frank ocean screwing his label was a win for music
By Awa Gueye
June 13, 2019
Recently, Frank Ocean gave an interview to Dazed, and it got me thinking about musicians who flip their middle fingers at institutions that try to control their creativity and profit. Thankfully, there are platforms to talk about adversities we face, allowing us to learn from each other. Today’s artists understand the importance of sharing their personal industry struggles in hopes of sparing the ones on the come-up.
At some point or another, most artists have been exploited by big corporate arts establishments. Exploitation almost comes with the creative territory, but hopefully not for much longer. We’ve already made great strides in independence, with game changers like Chance The Rapper, Frank Ocean, and Jay-Z. We’re still in progress but the shifts and strides give us reason to continue.
In one of the most extreme cases of exploitation in music, we can look to 1970’s American soul and funk band 24-Carat Black. Their 1973 record Ghetto: Misfortune’s Wealth has been sampled time and time again on tracks by artists like Kendrick Lamar, Pusha-T, Nas, Jay Z, Jill Scott, Common, Scarface, Madlib, the list goes on. Their debut album came out in ‘73 and they were unable to release another until 2009 though they had plenty of unreleased songs under their belt.
24-Carat Black became a goldmine for samples by the rap community but to this day they remain largely unknown. The surviving members see no money from people sampling their work leaving them broke. Thanks to Pitchfork’s reporting of the matter, the Numero Group (an archival record label) has begun to collect paperwork to pay the surviving members as much as they can get (which is not much). One example of the work they are doing is to get the group paid the clearance money for Pusha-T’s sample on his Daytona record with his song “Infrared”.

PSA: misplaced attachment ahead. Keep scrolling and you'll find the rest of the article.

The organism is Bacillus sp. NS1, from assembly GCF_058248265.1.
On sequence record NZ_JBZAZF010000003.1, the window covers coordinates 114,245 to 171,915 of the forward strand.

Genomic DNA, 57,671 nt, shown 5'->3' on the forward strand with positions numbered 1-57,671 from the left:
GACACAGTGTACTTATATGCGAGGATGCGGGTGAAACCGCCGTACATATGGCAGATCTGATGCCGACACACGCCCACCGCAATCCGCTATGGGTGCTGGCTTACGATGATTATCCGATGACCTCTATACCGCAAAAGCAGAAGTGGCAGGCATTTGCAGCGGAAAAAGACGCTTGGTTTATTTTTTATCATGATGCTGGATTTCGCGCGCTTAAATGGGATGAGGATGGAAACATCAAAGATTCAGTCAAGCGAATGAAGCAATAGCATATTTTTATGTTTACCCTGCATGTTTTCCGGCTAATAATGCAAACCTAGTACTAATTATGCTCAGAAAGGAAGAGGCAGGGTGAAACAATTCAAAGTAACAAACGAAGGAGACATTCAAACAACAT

Ghetto: Misfortune’s Wealth is an album that is entirely about poverty and inner-city hardship, and the story of getting the album out there is just as sad. Lead singer, Princess Hearn, who now works as a corporate receptionist in Cincinnati has only received $500 from the “rebirth” of 24-Carat Black, and this was thanks to the Numero Group. We are unsure if the estate of Dale Warren, who is credited with writing most most of the groups songs before his death in 1994, receives payment. Though it is thought that the publishing royalties should go to his estate, Warren’s widow has been unreachable and not confirmed this.
“In those days, when we signed a contract, we didn’t read the bottom line,” says Manchurian, the producer-arranger sometimes described as Warren’s right-hand man. “A lot of things were not [understood] because of our lack of education on the music industry.”
Unfortunately, 24-Carat Black’s story was not uncommon. In the 1970s many creatives were taken advantage of — sucked dry for their art — but left uncredited and unpaid. There was an immense lack of education by the self-profiting music industry, which left artists vulnerable. You can look to stories like TLC being millionaires for five minutes before becoming bankrupt during the peak of their fame and success. Or remember the story of Sly Stone, who had no ownership of royalties from his music (owned by his ex-manager and production company), leaving him homeless, living in a van. And how about James Brown drummer Clyde Stubblefield, the “Funky Drummer” who has been sampled thousands of times with no credit, no payment? The heartbreaking stories are plenty but hopefully will lessen with artists educating themselves more than ever.
Which brings us back to Frank. The Dazed interview was made up of questions to Ocean from his contemporaries like Janet Mock, Billy Porter, JPEGMAFIA, Big Freedia, Warsan Shire, and more. The standout moment? JPEGMAFIA’s question to Frank.
I am no musician, but I am an artist so I thank modern creative minds like Frank Ocean for sharing the professional struggles he has gone through. These are constant reminders to do the necessary work to protect ourselves, our legacy and our ideas. People like Ocean strategically planned so that the ones who come after do not have to. Or… Okay, that’s a little optimistic, but maybe now we can just plan ahead instead of stewing about getting out of bad relationships. Thanks to Frank, I did my research and learned about treasures like 24-Carat Black. More than learning who they are, I learned their story and will make sure that the creatives around me and I are not taken advantage of. The power of sharing can save legacies.
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